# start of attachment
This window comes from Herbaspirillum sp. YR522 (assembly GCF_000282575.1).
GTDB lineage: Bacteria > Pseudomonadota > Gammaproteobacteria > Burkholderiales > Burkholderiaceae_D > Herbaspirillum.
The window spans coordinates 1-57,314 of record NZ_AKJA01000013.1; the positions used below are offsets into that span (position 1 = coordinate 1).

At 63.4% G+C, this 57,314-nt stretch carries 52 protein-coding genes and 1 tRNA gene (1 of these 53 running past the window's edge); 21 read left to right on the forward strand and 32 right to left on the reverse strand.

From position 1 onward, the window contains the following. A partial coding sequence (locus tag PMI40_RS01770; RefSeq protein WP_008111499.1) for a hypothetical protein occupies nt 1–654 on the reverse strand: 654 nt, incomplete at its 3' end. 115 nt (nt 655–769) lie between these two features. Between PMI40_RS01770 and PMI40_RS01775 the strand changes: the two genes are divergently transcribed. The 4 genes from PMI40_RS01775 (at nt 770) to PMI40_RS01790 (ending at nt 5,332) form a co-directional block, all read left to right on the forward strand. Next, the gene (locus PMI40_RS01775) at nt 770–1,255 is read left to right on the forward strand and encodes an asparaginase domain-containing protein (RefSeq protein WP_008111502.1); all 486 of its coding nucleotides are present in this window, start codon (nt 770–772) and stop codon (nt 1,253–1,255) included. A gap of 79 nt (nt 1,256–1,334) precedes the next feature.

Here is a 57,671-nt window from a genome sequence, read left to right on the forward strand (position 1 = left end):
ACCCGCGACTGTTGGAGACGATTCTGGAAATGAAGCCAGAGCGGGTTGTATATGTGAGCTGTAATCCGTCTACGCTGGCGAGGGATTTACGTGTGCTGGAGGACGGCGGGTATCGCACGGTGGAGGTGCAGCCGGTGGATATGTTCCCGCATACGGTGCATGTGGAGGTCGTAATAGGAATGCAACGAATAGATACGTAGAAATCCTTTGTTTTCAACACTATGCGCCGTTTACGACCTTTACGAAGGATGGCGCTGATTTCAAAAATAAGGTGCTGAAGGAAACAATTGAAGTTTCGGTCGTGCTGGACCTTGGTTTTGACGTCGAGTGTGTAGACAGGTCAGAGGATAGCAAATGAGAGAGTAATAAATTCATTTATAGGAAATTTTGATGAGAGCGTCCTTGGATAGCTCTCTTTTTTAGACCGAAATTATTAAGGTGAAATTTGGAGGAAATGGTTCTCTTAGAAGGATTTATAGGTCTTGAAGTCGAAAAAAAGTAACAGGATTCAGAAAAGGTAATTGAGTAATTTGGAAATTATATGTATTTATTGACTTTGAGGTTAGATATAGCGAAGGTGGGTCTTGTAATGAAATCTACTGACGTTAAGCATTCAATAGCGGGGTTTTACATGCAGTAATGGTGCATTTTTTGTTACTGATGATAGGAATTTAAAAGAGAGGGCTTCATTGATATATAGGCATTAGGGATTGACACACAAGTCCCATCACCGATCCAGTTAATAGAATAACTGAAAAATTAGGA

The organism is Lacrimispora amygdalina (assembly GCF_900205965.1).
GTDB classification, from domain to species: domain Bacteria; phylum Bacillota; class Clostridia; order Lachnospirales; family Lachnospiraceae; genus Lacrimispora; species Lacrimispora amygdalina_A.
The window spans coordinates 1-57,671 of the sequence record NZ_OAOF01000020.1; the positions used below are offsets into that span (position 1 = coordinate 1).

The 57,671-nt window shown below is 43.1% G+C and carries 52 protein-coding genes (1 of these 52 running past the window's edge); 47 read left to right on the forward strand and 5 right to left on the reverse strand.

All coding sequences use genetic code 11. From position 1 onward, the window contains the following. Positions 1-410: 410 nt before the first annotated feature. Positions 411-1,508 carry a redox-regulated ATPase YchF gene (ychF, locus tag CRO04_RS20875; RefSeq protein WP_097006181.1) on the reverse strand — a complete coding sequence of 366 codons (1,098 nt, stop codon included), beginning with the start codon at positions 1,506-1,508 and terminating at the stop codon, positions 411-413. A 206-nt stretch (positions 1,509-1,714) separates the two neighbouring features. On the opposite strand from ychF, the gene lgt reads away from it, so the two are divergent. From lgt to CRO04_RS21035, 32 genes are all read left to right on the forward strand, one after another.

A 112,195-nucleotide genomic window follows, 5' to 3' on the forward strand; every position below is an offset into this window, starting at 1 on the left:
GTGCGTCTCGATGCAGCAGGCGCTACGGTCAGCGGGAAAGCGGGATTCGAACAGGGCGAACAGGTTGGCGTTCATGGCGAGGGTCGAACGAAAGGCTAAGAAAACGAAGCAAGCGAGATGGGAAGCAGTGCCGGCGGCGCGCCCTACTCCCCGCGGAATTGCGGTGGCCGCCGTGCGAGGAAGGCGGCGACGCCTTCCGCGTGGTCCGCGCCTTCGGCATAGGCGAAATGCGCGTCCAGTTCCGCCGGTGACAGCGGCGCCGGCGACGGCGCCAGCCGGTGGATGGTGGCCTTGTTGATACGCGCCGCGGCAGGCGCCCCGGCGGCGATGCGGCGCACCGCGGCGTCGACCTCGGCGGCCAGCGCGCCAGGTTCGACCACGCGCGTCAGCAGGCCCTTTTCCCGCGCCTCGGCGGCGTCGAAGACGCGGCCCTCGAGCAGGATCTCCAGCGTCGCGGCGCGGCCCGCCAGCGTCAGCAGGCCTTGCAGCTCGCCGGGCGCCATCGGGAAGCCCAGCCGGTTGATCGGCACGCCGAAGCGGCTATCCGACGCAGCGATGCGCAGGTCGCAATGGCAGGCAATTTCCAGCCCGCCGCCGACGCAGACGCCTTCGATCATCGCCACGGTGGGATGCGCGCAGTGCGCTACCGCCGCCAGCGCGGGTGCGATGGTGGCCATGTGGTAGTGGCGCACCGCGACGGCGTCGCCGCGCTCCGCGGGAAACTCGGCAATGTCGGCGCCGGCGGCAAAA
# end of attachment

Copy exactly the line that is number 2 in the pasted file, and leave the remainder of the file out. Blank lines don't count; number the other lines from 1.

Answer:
GTDB lineage: Bacteria > Pseudomonadota > Gammaproteobacteria > Burkholderiales > Burkholderiaceae_D > Herbaspirillum.